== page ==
On 4 January, US president Donald Trump, in a rambling speech at a meeting of his cabinet, praised the USSR invasion of Afghanistan in 1979. “The reason Russia was in, in Afghanistan, was because terrorists were going into Russia. They were right to be there”.
In fact, the USSR invaded because the Afghan government of the time, led by a radical faction of the PDP (Afghanistan’s “Communist Party”, chiefly based among armed forces officers trained in the USSR) looked likely to fall. The invaders installed the more cautious faction of the PDP as a government propped up by USSR military might, but failed to stabilise it, and ended up fighting a nine-year colonial war.
This is the same Trump who back in 2016 responded to an interviewer criticising Russian president Vladimir Putin — “he kills journalists that don’t agree with him”, by saying: “He’s running his country and at least he’s a leader... I think our country does plenty of killing also!”
The flipside of Trump empathising with Brezhnev and the ex-KGBer Putin is the sympathy for Trump by people who think of themselves as “left-wing” because they admire Brezhnev’s model of society.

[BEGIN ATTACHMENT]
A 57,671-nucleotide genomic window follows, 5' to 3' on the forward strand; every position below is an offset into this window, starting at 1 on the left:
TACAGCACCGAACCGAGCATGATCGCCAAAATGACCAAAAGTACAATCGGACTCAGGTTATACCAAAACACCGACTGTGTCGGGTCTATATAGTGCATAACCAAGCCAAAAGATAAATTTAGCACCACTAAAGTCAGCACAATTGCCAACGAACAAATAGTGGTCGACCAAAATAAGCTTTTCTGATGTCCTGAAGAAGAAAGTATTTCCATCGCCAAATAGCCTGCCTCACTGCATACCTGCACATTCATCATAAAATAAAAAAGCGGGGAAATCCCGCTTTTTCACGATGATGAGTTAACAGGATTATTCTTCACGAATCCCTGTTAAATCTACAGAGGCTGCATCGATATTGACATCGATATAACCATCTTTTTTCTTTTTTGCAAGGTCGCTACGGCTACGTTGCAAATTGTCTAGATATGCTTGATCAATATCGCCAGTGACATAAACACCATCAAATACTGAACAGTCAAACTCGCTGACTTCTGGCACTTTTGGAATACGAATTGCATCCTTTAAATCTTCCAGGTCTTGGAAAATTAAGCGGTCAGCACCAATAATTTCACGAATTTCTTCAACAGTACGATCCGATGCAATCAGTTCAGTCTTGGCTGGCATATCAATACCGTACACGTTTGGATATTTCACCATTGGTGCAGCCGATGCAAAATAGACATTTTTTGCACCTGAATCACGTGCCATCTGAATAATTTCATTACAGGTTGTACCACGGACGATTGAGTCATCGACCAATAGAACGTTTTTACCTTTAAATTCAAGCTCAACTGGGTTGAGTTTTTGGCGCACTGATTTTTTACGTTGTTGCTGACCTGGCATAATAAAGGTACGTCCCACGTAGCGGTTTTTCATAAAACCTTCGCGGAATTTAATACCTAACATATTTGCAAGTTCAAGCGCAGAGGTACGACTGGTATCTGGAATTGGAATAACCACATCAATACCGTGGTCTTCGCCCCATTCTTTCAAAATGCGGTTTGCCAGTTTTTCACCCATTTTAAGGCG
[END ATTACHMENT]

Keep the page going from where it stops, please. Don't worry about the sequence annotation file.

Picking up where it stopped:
Zoltan Zigedy, (the pen name of the blog of Greg Godels), in the Morning Star, 5 January, concedes that Trump is “unpopular” and “right wing”. But the gist of his article is to defend Trump against “the liberal establishment”. Zigedy welcomes Trump’s talk of the USA conceding to Assad in Syria as opening “the prospect of peace”. He exempts Trump from blame for “the recent deaths of two young migrants in federal custody” because previous administrations also harassed migrants. He sneers at “the cable television warriors” denouncing Trump’s government shutdown over his plans for a wall against Mexico on the grounds that (some of) “these same human rights indignados” didn’t denounce Israel’s wall. Zigedy sees the main unfair charge against Trump as “the big lie of Russiagate”.
“The interminable Mueller investigation” is out of order because... the US too has interfered in other countries’ politics. Zigedy wants “an authentic and committed movement against monopoly capital”. But in the meantime his criticism of Trump is cool, his indignation against the “liberals” and “human rights indignados” is hot.